Lessons learnt from Early Warning Scoring Systems Research in Cape Town, South AfricaName : Dr. Una Kyriacos
Affliation : Associate Professor
University : University of Cape Town
Country : South Africa
In two studies we aimed to test the effectiveness of a Cape Town (CT) modified early warning score (MEWS) vital signs observation chart and SituationBackground-Assessment-Recommendation (SBAR) communication guide, following an educational intervention in adult medical and surgical wards. Outcomes: proportion of appropriate responses to deterioration, differences in recording of physiological parameters and serious adverse events (SAEs).
Materials & Methods:
Public teaching hospitals in the Western Cape, South Africa were randomized to implementation of the CT MEWS and SBAR guide or usual care. In the intervention arm, day and night shift nurses received training. Clinical records were reviewed retrospectively. Data were analysed using IBM SPSS (version 22).
Introduction of the MEWS was not associated with statistically significant changes in responses to clinical deterioration in 50 of 57 vs 55/57 patients (OR 0.26, 95% CI 0.05 to 1.31), despite improvement in nurses’ knowledge in intervention wards. 2015: No assistance was summoned for a single red MEWS for critical illness for 96% (43/45) of affected patients in the intervention arm (n=150) and 86% (70/81) of patients in the control arm (n=150). Nurses tended to disregard respiration rate. In both studies more patients in intervention than control wards had recordings of respiratory rate, of all seven parameters and in 2015 there was a significant difference in recording between trial arms for clinical parameters listed on the MEWS chart but omitted from the traditional ward observations chart. Three of 6 hospitals declined to participate.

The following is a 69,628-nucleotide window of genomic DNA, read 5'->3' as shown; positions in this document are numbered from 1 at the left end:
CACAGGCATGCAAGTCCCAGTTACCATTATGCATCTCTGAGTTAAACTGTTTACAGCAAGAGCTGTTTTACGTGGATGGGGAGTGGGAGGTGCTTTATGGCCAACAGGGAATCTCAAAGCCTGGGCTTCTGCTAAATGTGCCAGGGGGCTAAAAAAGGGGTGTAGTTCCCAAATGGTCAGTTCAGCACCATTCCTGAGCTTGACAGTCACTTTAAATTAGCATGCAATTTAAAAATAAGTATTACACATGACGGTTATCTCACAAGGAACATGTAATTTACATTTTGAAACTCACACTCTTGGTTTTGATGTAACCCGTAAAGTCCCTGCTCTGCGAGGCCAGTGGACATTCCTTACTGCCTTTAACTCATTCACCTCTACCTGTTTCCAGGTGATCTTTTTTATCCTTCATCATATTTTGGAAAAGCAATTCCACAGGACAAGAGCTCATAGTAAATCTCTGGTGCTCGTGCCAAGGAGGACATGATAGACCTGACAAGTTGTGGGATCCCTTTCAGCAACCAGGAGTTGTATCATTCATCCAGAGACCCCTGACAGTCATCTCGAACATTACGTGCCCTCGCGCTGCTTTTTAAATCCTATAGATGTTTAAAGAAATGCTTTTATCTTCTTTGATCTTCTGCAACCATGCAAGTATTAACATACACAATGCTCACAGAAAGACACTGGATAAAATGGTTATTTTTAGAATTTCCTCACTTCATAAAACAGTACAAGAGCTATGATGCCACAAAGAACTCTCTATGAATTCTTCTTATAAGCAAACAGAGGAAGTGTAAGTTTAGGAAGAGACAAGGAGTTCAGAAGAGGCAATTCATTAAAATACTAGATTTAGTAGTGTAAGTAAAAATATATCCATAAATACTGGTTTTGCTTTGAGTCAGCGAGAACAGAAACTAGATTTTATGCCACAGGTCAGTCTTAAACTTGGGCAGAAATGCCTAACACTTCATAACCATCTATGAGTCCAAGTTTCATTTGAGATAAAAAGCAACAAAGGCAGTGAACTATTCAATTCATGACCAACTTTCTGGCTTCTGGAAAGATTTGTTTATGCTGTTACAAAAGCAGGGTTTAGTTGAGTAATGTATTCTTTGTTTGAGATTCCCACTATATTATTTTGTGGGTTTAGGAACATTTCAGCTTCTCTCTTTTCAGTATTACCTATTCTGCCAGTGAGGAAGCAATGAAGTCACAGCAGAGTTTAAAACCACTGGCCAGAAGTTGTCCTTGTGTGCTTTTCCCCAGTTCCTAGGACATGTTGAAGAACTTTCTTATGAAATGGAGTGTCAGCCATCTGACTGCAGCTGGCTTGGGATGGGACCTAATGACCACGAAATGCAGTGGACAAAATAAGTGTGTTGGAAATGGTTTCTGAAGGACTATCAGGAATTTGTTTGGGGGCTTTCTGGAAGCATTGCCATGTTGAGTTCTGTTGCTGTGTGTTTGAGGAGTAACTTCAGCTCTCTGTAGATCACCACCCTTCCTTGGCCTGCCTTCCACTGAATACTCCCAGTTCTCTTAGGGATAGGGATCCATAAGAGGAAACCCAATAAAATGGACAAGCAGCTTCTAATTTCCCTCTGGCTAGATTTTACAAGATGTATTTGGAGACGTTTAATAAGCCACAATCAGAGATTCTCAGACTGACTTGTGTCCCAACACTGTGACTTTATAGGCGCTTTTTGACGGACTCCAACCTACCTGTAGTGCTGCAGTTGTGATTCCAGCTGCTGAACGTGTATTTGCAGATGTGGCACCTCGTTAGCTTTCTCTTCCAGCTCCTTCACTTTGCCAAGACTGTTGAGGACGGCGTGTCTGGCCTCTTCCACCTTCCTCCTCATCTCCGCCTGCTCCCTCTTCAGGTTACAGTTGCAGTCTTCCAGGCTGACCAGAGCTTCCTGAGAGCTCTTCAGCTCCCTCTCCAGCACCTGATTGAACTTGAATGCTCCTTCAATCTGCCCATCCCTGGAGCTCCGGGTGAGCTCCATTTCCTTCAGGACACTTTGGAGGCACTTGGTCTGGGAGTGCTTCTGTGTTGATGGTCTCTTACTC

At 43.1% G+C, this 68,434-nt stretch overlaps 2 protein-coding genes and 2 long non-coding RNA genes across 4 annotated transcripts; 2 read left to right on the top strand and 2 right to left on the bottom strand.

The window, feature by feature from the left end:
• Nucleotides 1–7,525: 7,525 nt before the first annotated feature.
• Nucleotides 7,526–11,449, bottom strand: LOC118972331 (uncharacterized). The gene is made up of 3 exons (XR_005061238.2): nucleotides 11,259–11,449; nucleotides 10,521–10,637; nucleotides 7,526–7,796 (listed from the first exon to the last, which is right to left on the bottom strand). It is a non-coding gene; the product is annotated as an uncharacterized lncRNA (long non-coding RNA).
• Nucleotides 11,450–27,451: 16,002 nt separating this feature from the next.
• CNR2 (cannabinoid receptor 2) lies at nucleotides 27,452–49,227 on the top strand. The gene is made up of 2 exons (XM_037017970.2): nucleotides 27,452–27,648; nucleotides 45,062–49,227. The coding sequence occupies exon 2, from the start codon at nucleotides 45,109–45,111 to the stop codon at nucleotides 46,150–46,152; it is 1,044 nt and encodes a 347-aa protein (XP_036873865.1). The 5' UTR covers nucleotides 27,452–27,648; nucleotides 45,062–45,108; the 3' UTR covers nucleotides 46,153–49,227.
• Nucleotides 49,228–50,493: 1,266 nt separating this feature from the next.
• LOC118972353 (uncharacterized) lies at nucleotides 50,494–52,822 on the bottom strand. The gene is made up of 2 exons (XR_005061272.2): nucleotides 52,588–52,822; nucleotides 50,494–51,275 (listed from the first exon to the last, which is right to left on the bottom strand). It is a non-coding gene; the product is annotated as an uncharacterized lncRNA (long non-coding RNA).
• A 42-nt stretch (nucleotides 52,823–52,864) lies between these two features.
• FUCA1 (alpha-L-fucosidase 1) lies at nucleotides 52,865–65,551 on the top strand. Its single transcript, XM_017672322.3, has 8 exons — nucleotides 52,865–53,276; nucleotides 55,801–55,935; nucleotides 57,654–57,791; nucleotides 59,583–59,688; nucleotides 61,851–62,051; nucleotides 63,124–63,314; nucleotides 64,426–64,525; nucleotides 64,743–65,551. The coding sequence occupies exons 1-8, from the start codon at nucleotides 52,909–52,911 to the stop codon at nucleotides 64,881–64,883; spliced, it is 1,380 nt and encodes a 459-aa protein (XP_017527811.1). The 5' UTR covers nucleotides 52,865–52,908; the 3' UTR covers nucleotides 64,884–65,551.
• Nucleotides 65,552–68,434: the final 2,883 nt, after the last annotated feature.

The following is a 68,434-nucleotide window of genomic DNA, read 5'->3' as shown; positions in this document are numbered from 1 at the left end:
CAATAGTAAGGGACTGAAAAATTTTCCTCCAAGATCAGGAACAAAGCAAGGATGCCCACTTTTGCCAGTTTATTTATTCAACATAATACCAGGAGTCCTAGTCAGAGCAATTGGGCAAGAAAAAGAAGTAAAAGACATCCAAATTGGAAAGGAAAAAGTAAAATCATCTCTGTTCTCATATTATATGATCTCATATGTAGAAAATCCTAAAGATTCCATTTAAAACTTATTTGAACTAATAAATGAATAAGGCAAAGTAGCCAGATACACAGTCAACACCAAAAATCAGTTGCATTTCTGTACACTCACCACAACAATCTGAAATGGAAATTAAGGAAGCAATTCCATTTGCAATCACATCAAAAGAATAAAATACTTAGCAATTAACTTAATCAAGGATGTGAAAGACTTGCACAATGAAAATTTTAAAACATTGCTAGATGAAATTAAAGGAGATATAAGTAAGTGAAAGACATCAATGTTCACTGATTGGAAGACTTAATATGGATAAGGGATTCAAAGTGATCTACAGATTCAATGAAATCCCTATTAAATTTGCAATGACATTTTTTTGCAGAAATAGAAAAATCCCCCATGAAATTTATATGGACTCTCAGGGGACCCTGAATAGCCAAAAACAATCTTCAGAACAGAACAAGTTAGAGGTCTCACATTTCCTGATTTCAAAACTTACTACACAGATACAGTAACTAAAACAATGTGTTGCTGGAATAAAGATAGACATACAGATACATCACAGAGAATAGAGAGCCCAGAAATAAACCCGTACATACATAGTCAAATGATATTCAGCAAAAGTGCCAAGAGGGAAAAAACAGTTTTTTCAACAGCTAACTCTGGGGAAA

Further work is needed on educational preparation for use of the CT MEWS and SBAR. Hospital management should invest in patient safety research.
Dr. Una Kyriacos is currently working as Associate Professor in the Division of Nursing & Midwifery, Faculty of Health Sciences, University of Cape Town, South Africa. She has completed her Ph. D in the year 2011 and did her Master of Science (Nursing) in the year 1993; She has a Postgraduate Diploma (2006) in Ophthalmic Nursing. She has done Assessor’s course in 2005. In Oral Roberts University, USA she has completed Nursing Graduate Studies (1 Semester) in 1990. She does Supervision of PhD and MSc candidates in university studies as an academecian. She participates in External examination appointments at 5 South African universities and Kenya. She is a reviewer for 7 nursing/medical Journals and acquired many international research grants.